- a narrow cleft with steep, rocky walls, especially one through which a stream runs.
- a small canyon.
- a gluttonous meal.
- something that is swallowed; contents of the stomach.
- an obstructing mass: an ice gorge.
- the seam formed at the point where the lapel meets the collar of a jacket or coat.
- Fortification. the rear entrance or part of a bastion or similar outwork.
- Also called gorge hook. a primitive type of fishhook consisting of a piece of stone or bone with sharpened ends and a hole or groove in the center for fastening a line.
- the throat; gullet.
- to stuff with food (usually used reflexively or passively): He gorged himself. They were gorged.
- to swallow, especially greedily.
- to choke up (usually used passively).
- to eat greedily.
- make one's gorge rise, to evoke violent anger or strong disgust: The cruelty of war made his gorge rise.
Origin of gorge1
Synonyms for gorgeSee more synonyms for on Thesaurus.com
Related Words for gorgingfeed, surfeit, glut, guzzle, overeat, cloy, fill, gormandize, gulp, jam, sate, cram, jade, satiate, congest, devour, bolt, overindulge, stuff, wolf
Examples from the Web for gorging
Contemporary Examples of gorging
Gorging on House of Cards all at once is solitary and over all too soon.Binge Watching is Lame and Lonely
Roland S. Martin
February 19, 2014
You have taken to gnawing on dried pasta, the only thing left in your larder after days of gorging.So You Are Enduring a Temporarily Paralyzing Winter Storm
Kelly Williams Brown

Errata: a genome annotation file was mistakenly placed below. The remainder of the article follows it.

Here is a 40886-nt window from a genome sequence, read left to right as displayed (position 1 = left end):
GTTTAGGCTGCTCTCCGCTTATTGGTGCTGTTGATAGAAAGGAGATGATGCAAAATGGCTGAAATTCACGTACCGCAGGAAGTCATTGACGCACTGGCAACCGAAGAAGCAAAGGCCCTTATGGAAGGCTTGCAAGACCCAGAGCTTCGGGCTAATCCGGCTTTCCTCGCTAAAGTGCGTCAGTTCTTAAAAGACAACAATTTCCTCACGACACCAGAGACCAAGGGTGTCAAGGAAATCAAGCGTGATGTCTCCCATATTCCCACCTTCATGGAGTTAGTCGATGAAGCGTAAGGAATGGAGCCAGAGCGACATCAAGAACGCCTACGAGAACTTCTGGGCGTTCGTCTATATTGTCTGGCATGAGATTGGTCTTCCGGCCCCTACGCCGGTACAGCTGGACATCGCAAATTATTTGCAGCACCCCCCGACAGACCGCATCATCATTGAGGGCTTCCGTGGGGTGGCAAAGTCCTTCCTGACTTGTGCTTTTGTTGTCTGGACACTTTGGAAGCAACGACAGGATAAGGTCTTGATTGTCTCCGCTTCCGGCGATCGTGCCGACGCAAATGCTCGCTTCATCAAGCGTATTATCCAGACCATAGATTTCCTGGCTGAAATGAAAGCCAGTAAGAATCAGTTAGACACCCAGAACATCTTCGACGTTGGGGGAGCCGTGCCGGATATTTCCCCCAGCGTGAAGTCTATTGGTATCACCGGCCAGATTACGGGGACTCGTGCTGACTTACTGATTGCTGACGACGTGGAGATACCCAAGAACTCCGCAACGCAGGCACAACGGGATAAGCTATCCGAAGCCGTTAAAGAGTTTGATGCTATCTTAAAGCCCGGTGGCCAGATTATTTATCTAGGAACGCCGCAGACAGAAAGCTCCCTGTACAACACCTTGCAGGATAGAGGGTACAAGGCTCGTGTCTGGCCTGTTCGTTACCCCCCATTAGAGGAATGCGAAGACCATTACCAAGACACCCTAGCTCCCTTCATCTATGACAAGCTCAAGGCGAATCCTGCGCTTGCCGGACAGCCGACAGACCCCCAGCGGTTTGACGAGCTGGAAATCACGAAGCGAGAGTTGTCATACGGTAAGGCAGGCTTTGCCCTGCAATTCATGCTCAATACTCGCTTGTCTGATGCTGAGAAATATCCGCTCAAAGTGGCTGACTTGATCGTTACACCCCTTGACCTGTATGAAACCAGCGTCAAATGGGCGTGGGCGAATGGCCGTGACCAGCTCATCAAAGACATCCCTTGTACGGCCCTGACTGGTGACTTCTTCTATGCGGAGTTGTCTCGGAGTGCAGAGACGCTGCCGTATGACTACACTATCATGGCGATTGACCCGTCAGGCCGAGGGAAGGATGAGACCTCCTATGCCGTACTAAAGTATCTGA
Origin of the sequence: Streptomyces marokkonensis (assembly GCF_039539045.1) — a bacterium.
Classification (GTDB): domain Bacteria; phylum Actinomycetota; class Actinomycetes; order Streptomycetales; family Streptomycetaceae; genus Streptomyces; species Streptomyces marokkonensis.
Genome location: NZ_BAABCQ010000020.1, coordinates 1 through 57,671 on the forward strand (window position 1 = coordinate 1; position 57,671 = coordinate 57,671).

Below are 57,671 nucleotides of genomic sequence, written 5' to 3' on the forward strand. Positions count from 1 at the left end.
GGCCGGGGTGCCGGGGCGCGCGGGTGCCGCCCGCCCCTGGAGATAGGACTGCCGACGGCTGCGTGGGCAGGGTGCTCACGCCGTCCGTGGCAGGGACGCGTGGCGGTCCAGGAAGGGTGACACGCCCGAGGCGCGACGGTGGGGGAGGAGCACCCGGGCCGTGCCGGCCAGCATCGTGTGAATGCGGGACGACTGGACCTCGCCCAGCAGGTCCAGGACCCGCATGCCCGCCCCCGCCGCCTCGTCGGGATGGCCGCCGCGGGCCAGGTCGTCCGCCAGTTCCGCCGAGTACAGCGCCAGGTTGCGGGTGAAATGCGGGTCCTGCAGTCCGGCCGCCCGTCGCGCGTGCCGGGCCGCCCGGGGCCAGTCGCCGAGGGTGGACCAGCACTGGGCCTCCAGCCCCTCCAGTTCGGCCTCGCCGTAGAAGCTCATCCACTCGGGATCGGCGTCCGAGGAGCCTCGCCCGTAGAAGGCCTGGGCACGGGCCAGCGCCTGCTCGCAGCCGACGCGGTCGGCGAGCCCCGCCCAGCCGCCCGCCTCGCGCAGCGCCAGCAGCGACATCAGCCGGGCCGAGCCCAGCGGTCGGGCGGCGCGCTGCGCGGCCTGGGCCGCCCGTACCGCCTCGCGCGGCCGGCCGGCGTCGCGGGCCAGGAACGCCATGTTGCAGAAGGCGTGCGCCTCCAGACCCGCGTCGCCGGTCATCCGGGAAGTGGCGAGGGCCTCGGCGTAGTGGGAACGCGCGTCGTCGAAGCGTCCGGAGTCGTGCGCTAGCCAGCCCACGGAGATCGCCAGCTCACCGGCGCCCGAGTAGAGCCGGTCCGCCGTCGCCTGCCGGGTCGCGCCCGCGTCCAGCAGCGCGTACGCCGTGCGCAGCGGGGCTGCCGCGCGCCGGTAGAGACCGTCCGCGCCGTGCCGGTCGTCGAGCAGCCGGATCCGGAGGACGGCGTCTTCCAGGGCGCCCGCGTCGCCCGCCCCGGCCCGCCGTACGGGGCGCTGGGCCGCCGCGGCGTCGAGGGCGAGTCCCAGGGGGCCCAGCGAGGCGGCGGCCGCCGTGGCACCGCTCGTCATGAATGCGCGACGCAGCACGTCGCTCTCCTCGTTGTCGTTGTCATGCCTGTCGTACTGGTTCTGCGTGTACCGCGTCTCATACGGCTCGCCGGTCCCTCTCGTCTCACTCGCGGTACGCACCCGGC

February 15, 2014
Reduce the chance of gorging on high-calorie snacks because you skipped a meal.6 Ways to Avoid ‘Sochi Gut’ While Watching the Olympics
Jenna A. Bell
February 12, 2014
Rather, eating fried chicken showed them getting above their station--gorging on luxury foods.The Economic History of Stereotypes
June 3, 2013
Instead of gorging on rumors, he would rather see reporters working hard to vet Romney and his positions.How the Drudge Report, With Its Condoleezza Rice ‘Scoop,’ Again Rules the Media
July 15, 2012
Historical Examples of gorging
They've been just gorging chickens this last year—nasty beasts!The Coryston Family
Mrs. Humphry Ward
The moment there were a few sous in the house they went in gorging.L'Assommoir
Education was largely a process of gorging the memory with information.The Mind and Its Education
George Herbert Betts
Sunday was a day for gorging in this primitive land, while summer lasted.A Little Girl in Old Quebec
Amanda Millie Douglas
That depends, dear boy, on whether we are frugal, or go on banqueting and gorging.To Win or to Die
George Manville Fenn
- a deep ravine, esp one through which a river runs
- the contents of the stomach
- feelings of disgust or resentment (esp in the phrase one's gorge rises)
- an obstructing massan ice gorge
- a narrow rear entrance to a work
- the narrow part of a bastion or outwork
- archaic the throat or gullet
- (intr) falconry (of hawks) to eat until the crop is completely full
- to swallow (food) ravenously
- (tr) to stuff (oneself) with food
Word Origin for gorge
"eat greedily," c.1300, from Old French gorger, from gorge (see gorge (n.)). Related: Gorged; gorging.
mid-14c., "throat," from Old French gorge "throat, bosom," from Late Latin gurges "gullet, throat, jaws," of uncertain origin, probably related to Latin gurgulio "gullet, windpipe," from PIE *gwere- "to swallow." Transferred sense of "deep, narrow valley" was in Old French.
- A deep, narrow valley with steep rocky sides, often with a stream flowing through it. Gorges are smaller and narrower than canyons and are often a part of a canyon.